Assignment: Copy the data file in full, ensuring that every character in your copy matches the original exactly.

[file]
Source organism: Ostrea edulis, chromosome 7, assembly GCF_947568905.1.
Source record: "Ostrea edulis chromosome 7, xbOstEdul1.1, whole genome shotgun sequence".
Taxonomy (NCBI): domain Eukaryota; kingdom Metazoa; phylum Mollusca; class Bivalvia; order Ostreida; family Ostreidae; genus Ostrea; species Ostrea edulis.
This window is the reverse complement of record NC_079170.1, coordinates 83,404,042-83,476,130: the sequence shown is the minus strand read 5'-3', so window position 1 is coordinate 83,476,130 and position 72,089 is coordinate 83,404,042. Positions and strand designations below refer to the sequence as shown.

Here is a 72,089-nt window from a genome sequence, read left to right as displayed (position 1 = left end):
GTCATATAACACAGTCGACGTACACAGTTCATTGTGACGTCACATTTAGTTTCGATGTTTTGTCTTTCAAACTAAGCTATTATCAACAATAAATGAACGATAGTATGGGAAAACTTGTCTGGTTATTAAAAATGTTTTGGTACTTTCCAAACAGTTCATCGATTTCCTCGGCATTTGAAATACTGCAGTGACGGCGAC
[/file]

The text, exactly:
Source organism: Ostrea edulis, chromosome 7, assembly GCF_947568905.1.
Source record: "Ostrea edulis chromosome 7, xbOstEdul1.1, whole genome shotgun sequence".
Taxonomy (NCBI): domain Eukaryota; kingdom Metazoa; phylum Mollusca; class Bivalvia; order Ostreida; family Ostreidae; genus Ostrea; species Ostrea edulis.
This window is the reverse complement of record NC_079170.1, coordinates 83,404,042-83,476,130: the sequence shown is the minus strand read 5'-3', so window position 1 is coordinate 83,476,130 and position 72,089 is coordinate 83,404,042. Positions and strand designations below refer to the sequence as shown.

Here is a 72,089-nt window from a genome sequence, read left to right as displayed (position 1 = left end):
GTCATATAACACAGTCGACGTACACAGTTCATTGTGACGTCACATTTAGTTTCGATGTTTTGTCTTTCAAACTAAGCTATTATCAACAATAAATGAACGATAGTATGGGAAAACTTGTCTGGTTATTAAAAATGTTTTGGTACTTTCCAAACAGTTCATCGATTTCCTCGGCATTTGAAATACTGCAGTGACGGCGAC